For the past year, AFA has been working with a coalition of US aviation labor unions, led by ALPA, and several US and European airlines (including United) that are in agreement against Norwegian Air International’s (NAI) scheme and pending application before the US Department of Transportation for a foreign air carrier permit.  NAI’s flag of convenience low-road business model threatens our jobs, collective bargaining rights, safety regulations and the high aviation standards of the United States (US) and the European Union (EU).   It also violates the US-EU Open Skies Agreement.

US House Letter to DOT Secretary Anthony Foxx

On November 19,  AFA activists attended the ALPA sponsored #DENYNAI Fly-In to urge members of Congress to sign a bipartisan letter authored by Representatives Chris Collins (R-NY) and Albio Sires (D-NJ) to  US Department of Transportation Secretary Anthony Foxx, urging him to uphold the US-EU Open Skies Agreement and reject NAI’s application   In addition to our lobby visits that day, AFA Government Affairs Committee members contacted all 435 House offices by phone.  As a result of our advocacy, 188 bipartisan members of the US House of Representatives signed the Collins/Sires letter to Secretary Foxx.   If your US Representative signed the letter, please be sure to thank her/him.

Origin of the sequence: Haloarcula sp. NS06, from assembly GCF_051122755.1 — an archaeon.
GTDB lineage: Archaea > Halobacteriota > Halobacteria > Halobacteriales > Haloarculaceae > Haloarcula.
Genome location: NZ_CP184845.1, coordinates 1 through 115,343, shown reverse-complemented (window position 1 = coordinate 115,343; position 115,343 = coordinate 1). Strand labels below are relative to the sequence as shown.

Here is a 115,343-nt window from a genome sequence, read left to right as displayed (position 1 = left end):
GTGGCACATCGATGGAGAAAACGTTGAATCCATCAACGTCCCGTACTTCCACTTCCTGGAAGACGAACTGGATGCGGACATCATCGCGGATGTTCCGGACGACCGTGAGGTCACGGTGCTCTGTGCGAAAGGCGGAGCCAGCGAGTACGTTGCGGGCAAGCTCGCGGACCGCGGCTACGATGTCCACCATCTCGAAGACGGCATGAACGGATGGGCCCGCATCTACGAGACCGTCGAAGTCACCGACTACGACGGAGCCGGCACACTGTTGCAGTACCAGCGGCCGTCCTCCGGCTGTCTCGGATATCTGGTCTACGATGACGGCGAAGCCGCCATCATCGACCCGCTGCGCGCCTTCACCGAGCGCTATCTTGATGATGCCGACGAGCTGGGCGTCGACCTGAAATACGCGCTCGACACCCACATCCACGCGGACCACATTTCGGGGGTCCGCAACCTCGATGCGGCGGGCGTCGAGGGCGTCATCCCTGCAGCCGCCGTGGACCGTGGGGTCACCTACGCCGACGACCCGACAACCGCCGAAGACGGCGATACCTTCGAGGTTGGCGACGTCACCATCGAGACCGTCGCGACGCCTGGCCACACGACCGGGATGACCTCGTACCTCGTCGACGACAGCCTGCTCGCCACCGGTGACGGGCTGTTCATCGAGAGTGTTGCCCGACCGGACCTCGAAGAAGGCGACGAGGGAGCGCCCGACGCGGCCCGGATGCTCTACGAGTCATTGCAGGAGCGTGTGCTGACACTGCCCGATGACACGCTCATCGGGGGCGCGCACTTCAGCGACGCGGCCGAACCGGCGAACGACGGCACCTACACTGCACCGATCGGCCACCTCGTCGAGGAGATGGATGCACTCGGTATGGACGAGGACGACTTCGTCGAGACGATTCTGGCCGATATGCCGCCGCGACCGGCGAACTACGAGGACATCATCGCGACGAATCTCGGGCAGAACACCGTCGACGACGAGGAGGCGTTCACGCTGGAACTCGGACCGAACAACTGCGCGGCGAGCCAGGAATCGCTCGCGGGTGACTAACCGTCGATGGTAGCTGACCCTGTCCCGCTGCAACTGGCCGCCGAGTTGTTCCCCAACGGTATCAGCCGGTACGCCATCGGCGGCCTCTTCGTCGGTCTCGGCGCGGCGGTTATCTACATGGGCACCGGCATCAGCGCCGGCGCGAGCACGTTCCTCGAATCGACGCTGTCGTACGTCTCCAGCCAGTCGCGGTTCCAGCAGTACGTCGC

A list of those members of Congress who signed the letter is included with this report. 

Language Included in Year-End Funding Legislation

This month, both the House and the Senate included language in the year-end government funding bill that prohibits funding for new foreign air carrier permit that is not in compliance with the US-EU Open Skies Agreement.  The language, originally sponsored by Representatives Lynn Westmoreland (R-GA) and Peter DeFazio (D-OR) in June 2014, sends a strong signal to the Administration that NAI’s application is not supported by Congress.   

US and European Commission Meet to Discuss NAI Application